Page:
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Published January 3, 2018 | Accepted Version + Supplemental Material
Journal Article Open

Single-Neuron Representation of Memory Strength and Recognition Confidence in Left Human Posterior Parietal Cortex


The human posterior parietal cortex (PPC) is thought to contribute to memory retrieval, but little is known about its specific role. We recorded single PPC neurons of two human tetraplegic subjects implanted with microelectrode arrays, who performed a recognition memory task. We found two groups of neurons that signaled memory-based choices. Memory-selective neurons preferred either novel or familiar stimuli, scaled their response as a function of confidence, and signaled subjective choices regardless of truth. Confidence-selective neurons signaled confidence regardless of stimulus familiarity. Memory-selective signals appeared 553 ms after stimulus onset, but before action onset. Neurons also encoded spoken numbers, but these number-tuned neurons did not carry recognition signals. Together, this functional separation reveals action-independent coding of declarative memory-based familiarity and confidence of choices in human PPC. These data suggest that, in addition to sensory-motor integration, a function of human PPC is to utilize memory signals to make choices.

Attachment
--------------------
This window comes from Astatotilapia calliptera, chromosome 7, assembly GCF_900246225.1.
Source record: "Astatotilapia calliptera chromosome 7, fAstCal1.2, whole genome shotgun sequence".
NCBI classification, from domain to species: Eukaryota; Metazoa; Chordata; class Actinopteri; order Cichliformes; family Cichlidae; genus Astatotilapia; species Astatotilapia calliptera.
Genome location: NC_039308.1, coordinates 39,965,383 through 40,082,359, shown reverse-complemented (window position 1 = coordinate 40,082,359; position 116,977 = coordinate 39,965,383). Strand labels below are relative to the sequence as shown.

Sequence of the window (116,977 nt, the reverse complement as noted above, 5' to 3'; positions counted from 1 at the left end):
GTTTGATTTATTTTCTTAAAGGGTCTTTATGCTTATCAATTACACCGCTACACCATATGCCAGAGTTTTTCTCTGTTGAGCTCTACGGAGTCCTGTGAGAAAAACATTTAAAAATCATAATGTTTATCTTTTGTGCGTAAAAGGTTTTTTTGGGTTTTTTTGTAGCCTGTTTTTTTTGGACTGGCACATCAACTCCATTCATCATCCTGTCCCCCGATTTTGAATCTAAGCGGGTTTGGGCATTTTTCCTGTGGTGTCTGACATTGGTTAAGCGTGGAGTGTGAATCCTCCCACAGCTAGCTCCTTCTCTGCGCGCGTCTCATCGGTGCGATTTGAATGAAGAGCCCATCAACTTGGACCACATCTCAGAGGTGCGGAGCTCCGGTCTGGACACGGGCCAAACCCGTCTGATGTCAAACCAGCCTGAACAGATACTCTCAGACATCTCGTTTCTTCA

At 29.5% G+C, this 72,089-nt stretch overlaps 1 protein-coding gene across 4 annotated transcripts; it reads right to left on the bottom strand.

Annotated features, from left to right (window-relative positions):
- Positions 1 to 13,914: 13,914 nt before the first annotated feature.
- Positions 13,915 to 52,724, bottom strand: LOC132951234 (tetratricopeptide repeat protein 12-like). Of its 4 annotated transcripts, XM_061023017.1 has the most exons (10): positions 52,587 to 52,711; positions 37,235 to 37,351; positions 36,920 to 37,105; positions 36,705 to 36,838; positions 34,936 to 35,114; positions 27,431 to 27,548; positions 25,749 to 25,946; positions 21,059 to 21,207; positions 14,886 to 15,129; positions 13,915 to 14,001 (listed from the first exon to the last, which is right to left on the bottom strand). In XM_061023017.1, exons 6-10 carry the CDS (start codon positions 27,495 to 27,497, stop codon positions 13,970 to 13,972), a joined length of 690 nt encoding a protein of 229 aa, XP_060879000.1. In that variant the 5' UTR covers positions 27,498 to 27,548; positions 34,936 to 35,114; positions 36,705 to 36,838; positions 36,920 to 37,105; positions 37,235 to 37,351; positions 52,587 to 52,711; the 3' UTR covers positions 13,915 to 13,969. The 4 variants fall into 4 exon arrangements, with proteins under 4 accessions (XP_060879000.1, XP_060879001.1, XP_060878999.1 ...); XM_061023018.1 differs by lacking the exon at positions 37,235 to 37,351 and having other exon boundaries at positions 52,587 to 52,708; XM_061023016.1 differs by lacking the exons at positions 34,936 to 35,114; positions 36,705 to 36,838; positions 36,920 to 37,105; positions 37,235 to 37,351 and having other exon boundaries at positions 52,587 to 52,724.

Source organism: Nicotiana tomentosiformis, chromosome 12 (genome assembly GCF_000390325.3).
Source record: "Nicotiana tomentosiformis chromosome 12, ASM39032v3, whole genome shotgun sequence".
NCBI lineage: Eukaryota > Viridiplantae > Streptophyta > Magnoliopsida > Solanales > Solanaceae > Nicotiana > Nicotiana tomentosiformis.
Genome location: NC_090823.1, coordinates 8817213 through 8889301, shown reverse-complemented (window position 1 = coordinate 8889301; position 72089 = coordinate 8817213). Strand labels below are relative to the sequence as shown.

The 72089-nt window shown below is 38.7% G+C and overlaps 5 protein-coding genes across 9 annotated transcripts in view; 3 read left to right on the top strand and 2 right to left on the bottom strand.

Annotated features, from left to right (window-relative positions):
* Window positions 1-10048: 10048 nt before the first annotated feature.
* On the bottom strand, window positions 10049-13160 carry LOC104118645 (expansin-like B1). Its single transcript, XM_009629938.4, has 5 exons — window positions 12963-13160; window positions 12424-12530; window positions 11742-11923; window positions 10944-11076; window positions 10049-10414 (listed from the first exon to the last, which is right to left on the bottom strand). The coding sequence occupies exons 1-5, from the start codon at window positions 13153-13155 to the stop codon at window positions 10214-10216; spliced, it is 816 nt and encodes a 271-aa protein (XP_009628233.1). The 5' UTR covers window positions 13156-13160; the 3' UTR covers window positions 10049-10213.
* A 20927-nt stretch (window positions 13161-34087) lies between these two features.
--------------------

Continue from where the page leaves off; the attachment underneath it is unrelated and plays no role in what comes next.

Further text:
Additional Information

© 2017 Elsevier. Received 24 July 2017, Revised 17 October 2017, Accepted 17 November 2017, Available online 14 December 2017. We thank both patients for participating in these studies and Ralph Adolphs for facilitating this collaboration through the Conte Center. This work was supported by NIH (EY015545 to R.A.A., the NIMH Conte Center at CaltechP50MH094258 to R.A.A. and U.R., and R01MH110831 to U.R.), the National Science Foundation (CAREER Award BCS-1554105 to U.R.), the T & C Chen BMI Center at Caltech, the Della Martin Foundation, and the Boswell Foundation. Data and Software Availability: The spike detection and sorting toolbox OSort was used for data processing, which is available as open source. Data and custom MATLAB analysis scripts are available upon reasonable request from Ueli Rutishauser (urut@caltech.edu). Additional Resources: This study was conducted as part of NIH clinical trial NCT01958086. Author Contributions: U.R., T.A., and R.A.A. designed the study. U.R. and T.A. collected data and analyzed the results. U.R., T.A., and R.A.A. wrote the paper. E.R.R. provided experimental facilities and administrative assistance and coordination with Casa Colina Hospital and Centers for Healthcare. N.P. performed surgery.

Attached Files

Accepted Version - nihms922234.pdf

Supplemental Material - mmc1.pdf


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